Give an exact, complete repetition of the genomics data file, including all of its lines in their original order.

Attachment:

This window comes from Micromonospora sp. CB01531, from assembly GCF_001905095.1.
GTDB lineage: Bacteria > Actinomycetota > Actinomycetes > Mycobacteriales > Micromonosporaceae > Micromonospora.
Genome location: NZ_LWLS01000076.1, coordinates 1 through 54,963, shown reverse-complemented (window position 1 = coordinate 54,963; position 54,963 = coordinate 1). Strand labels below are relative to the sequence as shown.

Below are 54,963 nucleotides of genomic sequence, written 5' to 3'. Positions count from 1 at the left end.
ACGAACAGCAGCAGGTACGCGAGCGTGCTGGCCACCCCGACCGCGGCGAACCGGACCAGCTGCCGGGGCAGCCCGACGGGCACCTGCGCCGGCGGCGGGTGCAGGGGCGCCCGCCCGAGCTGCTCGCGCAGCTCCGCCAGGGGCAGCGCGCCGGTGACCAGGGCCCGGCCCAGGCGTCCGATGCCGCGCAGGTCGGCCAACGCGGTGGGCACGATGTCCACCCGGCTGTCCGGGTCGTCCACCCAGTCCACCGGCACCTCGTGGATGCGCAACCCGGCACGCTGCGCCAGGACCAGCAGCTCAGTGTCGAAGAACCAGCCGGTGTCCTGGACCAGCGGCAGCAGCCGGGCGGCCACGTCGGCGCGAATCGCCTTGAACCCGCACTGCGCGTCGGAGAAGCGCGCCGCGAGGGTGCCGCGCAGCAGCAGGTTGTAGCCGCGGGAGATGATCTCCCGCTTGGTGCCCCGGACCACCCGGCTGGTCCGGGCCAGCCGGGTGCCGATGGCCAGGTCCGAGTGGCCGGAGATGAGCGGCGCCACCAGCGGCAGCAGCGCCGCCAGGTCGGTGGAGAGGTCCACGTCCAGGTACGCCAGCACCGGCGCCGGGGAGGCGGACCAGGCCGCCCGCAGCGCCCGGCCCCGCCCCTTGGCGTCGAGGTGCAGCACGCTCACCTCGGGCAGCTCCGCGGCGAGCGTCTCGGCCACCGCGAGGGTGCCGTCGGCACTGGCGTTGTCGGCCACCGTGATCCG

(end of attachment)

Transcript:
This window comes from Micromonospora sp. CB01531, from assembly GCF_001905095.1.
GTDB lineage: Bacteria > Actinomycetota > Actinomycetes > Mycobacteriales > Micromonosporaceae > Micromonospora.
Genome location: NZ_LWLS01000076.1, coordinates 1 through 54,963, shown reverse-complemented (window position 1 = coordinate 54,963; position 54,963 = coordinate 1). Strand labels below are relative to the sequence as shown.

Below are 54,963 nucleotides of genomic sequence, written 5' to 3'. Positions count from 1 at the left end.
ACGAACAGCAGCAGGTACGCGAGCGTGCTGGCCACCCCGACCGCGGCGAACCGGACCAGCTGCCGGGGCAGCCCGACGGGCACCTGCGCCGGCGGCGGGTGCAGGGGCGCCCGCCCGAGCTGCTCGCGCAGCTCCGCCAGGGGCAGCGCGCCGGTGACCAGGGCCCGGCCCAGGCGTCCGATGCCGCGCAGGTCGGCCAACGCGGTGGGCACGATGTCCACCCGGCTGTCCGGGTCGTCCACCCAGTCCACCGGCACCTCGTGGATGCGCAACCCGGCACGCTGCGCCAGGACCAGCAGCTCAGTGTCGAAGAACCAGCCGGTGTCCTGGACCAGCGGCAGCAGCCGGGCGGCCACGTCGGCGCGAATCGCCTTGAACCCGCACTGCGCGTCGGAGAAGCGCGCCGCGAGGGTGCCGCGCAGCAGCAGGTTGTAGCCGCGGGAGATGATCTCCCGCTTGGTGCCCCGGACCACCCGGCTGGTCCGGGCCAGCCGGGTGCCGATGGCCAGGTCCGAGTGGCCGGAGATGAGCGGCGCCACCAGCGGCAGCAGCGCCGCCAGGTCGGTGGAGAGGTCCACGTCCAGGTACGCCAGCACCGGCGCCGGGGAGGCGGACCAGGCCGCCCGCAGCGCCCGGCCCCGCCCCTTGGCGTCGAGGTGCAGCACGCTCACCTCGGGCAGCTCCGCGGCGAGCGTCTCGGCCACCGCGAGGGTGCCGTCGGCACTGGCGTTGTCGGCCACCGTGATCCG